Sermon for Sunday, June 26, 2016 || Proper 8C || Luke 9:51-62
During the summer, I am preaching without a text, so what follows is an edited transcript of what I said Sunday morning at the 10 a.m. service at St. Mark’s.
As I was preparing for this morning’s sermon, I was having trouble, and I realized the reason I was having trouble is that I was actually preparing for four sermon, and not for one sermon. So today is the beginning of a four part series that goes all the way until I start my vacation. So you have to come back for the next three Sundays to get the whole thing. The topic of this sermon series is a topic we don’t talk a lot about in the Episcopal Church, but it is something you hear a lot of in other churches and in popular culture. It is the concept of being “born again.” You’ve heard that before, right? Probably not here. Continue reading “Born Again, part 1: New Life”→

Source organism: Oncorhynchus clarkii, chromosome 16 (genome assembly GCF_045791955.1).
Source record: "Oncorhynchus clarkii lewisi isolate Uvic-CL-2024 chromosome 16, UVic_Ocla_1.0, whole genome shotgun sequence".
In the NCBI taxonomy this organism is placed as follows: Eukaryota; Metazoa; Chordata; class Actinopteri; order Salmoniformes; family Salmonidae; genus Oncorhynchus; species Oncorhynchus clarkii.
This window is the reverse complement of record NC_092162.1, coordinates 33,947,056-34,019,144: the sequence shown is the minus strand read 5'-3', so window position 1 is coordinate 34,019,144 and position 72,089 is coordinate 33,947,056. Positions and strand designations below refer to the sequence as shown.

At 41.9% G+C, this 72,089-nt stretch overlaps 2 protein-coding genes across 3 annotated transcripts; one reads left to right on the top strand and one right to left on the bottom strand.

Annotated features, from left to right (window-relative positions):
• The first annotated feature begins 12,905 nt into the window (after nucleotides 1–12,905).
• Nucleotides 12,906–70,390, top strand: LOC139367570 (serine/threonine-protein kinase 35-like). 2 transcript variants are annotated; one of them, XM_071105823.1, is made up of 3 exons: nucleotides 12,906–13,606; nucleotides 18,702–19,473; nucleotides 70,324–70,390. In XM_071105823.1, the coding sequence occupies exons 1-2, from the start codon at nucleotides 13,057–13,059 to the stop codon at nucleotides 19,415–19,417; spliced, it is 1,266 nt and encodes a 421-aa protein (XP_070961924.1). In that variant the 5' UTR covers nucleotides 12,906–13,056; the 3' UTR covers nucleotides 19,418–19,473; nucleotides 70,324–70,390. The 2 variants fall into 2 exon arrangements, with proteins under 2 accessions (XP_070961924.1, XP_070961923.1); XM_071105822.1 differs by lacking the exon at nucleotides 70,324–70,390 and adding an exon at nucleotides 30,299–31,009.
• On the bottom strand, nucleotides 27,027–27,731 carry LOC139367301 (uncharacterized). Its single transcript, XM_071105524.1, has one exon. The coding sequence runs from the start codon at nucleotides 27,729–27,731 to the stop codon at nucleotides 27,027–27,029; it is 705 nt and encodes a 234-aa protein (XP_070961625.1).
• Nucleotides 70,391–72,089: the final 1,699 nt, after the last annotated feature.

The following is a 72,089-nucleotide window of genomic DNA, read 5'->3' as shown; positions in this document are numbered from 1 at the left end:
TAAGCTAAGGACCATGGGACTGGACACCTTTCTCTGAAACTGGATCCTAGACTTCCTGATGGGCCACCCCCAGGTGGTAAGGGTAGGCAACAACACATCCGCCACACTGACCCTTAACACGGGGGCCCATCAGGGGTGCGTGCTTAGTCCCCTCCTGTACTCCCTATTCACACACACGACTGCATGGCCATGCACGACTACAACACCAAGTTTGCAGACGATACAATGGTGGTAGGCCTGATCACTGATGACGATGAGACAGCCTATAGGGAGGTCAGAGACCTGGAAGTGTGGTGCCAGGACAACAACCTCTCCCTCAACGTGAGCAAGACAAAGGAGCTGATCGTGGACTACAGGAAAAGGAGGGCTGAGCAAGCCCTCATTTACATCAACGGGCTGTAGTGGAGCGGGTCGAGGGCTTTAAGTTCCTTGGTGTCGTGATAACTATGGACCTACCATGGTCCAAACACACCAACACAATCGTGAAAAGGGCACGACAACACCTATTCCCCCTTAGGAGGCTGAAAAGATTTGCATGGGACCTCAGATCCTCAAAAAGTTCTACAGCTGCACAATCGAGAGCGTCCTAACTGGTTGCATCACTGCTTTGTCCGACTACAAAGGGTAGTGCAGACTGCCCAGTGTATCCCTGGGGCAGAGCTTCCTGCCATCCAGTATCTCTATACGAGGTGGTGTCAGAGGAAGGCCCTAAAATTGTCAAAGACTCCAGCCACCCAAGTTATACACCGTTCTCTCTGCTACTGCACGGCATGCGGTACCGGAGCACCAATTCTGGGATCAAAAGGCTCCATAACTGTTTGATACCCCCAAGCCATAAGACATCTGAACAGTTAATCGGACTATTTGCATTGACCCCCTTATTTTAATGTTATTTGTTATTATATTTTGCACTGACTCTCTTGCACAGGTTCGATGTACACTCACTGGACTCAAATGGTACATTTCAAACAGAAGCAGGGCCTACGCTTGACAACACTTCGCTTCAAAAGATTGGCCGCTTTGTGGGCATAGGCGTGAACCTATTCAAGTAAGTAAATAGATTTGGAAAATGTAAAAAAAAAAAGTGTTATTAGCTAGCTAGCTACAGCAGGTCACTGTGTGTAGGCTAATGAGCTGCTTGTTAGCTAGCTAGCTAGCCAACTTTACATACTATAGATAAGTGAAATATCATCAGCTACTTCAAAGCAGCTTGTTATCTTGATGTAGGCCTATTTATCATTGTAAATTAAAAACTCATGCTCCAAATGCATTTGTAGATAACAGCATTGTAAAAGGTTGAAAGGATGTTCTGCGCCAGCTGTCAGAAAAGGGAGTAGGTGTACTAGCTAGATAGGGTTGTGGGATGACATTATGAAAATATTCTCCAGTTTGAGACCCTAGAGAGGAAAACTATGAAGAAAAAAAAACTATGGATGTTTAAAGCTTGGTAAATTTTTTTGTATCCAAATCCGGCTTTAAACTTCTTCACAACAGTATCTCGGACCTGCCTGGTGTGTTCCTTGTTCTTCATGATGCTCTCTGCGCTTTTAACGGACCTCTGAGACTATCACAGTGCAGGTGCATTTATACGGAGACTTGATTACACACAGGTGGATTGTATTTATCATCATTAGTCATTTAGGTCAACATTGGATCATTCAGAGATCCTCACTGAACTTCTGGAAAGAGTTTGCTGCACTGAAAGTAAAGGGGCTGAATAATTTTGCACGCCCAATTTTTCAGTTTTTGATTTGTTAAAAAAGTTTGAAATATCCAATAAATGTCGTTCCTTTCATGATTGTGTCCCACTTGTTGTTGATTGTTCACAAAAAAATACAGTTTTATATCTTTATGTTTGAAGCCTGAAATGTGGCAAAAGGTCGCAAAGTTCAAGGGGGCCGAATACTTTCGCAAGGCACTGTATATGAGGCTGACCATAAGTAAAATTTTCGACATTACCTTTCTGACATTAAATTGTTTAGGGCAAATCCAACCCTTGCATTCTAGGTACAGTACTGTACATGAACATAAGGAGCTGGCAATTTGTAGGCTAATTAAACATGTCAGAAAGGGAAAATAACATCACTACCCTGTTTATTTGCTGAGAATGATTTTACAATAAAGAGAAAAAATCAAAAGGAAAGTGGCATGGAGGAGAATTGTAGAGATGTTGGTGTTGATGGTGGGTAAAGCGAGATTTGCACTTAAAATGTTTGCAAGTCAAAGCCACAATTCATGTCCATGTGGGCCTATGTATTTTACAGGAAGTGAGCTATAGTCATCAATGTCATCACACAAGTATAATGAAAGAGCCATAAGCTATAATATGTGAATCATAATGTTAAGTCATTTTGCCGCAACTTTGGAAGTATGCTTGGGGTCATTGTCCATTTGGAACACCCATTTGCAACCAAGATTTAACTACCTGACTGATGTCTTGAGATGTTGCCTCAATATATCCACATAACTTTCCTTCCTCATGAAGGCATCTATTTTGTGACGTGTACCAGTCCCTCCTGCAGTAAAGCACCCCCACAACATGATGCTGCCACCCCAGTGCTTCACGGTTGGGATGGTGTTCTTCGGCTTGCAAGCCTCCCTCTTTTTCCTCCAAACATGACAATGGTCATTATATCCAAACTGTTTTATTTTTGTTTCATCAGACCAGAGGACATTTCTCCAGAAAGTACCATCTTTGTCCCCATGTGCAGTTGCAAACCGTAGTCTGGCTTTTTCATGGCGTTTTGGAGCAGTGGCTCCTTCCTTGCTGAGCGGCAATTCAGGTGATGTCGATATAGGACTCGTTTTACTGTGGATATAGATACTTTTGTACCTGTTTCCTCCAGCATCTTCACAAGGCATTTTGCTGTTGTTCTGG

Sermon for Sunday, February 7, 2016 || Last Epiphany C || Luke 9:28-36
Every year on the Sunday before Lent begins, we read this Gospel lesson. We call it the story of the Transfiguration, which is a fancy way of saying “something turning into something else, usually a more beautiful something else.” And if we stopped there with the label we apply to the story, we would get something out of it to strengthen our faith. We would see some evidence that Jesus was really whom he said he was, since his face changed and his clothes dazzled and two famous dead prophets came round for a chat. But I don’t think this evidence is really what Luke means for us to get out of this story. I don’t even think the term “Transfiguration” applies to Jesus. Rather, since the whole story is told from the disciples’ perspective, I think they are the ones who are “transfigured.” I’ll explain what I mean by that in a minute, but first I’d like to tell you about my fifth grade science fare project.